A quick word about the visuals, as they are by far the best thing about this movie. Iron City, despite clearly being a futuristic world, is certainly not dark or bleak looking in the way we’re used to with similar movies of this genre. Many of the early scenes take place during daylight hours and the city is a vibrant, bright, bustling home to thousand of humans and cyborgs. We get to go beyond the limits of Iron City – the city walls, out to the badlands beyond, and as you’d expect from Cameron a lot of thought and detail has gone into mapping out and building this world. The cyborgs and the other robots we meet are all pretty standard for a movie of this kind, but it’s Alita that is the most impressive. Much of this is down to the incredible CGI involved in making her look as realistic as she does, but a lot of what makes her so enjoyable and believable is down to Rosa Salazar, whose motion captured performance helps bring her to life.
The visuals are obviously at their most impressive during the battle scenes involving Alita – where so many movies with heavy CGI battles end up as just a messy whirlpool of characters and action, that’s certainly not the case here. Slick, inventive and exhilarating choreography allowing you to actually track and follow every single character and action in crisp detail. It’s refreshing and impressive, even more so when watched in 3D and particularly so during the fast paced Motorball scenes featured towards the end of the movie.
Outside of the visuals though, other characters and plot lines don’t seem to stick so well, which is disappointing considering the rich source material available to the film makers. Alita: Battle Angel suffers from inconsistent pacing, dialogue that is clunky and exposition-heavy and there are many times when the accompanying soundtrack just felt distracting to me, out of place with whatever is currently happening. Christoph Waltz, Mahershala Ali and Jennifer Connolly all seem overqualified and underutilised, and the romance between Alita and Hugo is unnecessary, and at times annoying. It feels like it’s trying to cram too much story into its two hour run time, resulting in plot holes and frustrations later on. And there is even a cliffhanger ending – frustrating in that it feels as though we haven’t even properly concluded this part of the story and we’re now being left to wait should a sequel ever be given the go ahead.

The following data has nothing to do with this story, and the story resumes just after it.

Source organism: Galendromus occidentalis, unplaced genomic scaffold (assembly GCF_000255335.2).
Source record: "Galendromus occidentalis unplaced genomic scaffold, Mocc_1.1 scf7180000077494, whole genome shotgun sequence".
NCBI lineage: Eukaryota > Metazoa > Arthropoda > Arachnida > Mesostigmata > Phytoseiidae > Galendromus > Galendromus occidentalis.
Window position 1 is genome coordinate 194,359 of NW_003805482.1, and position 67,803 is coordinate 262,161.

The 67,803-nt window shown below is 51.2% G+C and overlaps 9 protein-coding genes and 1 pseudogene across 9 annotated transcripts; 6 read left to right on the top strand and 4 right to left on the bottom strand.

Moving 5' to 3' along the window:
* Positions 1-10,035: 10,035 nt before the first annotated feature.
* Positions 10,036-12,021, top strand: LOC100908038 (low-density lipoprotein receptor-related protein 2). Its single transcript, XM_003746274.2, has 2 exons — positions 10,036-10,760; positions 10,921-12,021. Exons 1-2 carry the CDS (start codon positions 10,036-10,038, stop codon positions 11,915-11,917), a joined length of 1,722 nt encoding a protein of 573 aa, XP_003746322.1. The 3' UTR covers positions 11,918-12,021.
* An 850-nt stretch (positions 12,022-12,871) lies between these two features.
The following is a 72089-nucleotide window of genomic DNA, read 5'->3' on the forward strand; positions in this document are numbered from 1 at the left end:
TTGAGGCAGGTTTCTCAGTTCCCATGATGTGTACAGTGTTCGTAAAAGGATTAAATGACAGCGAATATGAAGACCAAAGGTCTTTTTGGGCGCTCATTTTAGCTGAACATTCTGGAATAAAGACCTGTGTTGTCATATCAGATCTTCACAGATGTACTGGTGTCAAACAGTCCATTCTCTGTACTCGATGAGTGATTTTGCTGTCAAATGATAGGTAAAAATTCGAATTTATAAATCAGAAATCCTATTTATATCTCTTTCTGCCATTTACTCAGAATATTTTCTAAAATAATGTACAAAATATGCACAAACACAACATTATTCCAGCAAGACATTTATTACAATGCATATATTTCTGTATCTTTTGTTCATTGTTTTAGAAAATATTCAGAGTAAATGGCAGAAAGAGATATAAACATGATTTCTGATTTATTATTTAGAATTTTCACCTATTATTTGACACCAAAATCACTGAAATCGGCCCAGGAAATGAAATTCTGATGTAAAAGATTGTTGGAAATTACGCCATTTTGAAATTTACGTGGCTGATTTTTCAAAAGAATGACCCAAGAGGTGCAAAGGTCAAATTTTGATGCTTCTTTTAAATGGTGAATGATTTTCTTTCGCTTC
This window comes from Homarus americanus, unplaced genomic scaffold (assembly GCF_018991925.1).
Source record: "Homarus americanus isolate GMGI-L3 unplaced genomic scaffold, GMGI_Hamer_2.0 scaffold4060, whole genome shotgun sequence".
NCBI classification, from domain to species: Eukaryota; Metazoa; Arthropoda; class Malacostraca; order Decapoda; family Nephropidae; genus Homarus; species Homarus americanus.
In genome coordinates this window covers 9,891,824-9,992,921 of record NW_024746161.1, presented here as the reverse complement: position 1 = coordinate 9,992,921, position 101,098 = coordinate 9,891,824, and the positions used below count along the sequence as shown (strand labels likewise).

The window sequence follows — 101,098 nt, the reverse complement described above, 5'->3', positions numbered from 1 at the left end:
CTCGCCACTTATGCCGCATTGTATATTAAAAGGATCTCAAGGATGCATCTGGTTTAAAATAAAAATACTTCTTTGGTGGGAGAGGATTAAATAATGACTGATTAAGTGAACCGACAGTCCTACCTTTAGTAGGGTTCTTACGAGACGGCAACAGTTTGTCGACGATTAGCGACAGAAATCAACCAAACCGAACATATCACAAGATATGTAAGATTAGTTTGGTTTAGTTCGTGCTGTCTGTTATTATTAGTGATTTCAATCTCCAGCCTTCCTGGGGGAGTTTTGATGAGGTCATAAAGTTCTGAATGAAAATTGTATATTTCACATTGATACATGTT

I found much to enjoy with Alita: Battle Angel, and would gladly go see a sequel or two, should they get made. It’s enjoyable at times, and dazzling to look at, but overall it did leave me feeling a little bit frustrated and disappointed.
My watch-list of movies and TV shows continues to grow, while my available spare time continues to shrink. Occasionally I’ll manage to tick one off the list, and then I’ll try and ramble on a little bit about it on here.
Alita: Battle Angel Review
James Cameron has spent more than a decade trying to bring Alita: Battle Angel to the big screen. Based on a popular cyberpunk manga series by Yukito Kishiro, published between 1990-1995, he has spent that time refining the script and developing the world that Alita inhabits. And that's pretty much what he now spends most of his time taking care of with the Avatar movies and the world of Pandora. Hence the reason why he eventually decided to step back into producer duties for this movie, letting Robert Rodriguez pick up the directing reins in order to finally get it finished. Rodriguez uses much of the script that Cameron wrote, but brings a little bit of his trademark style to the table too.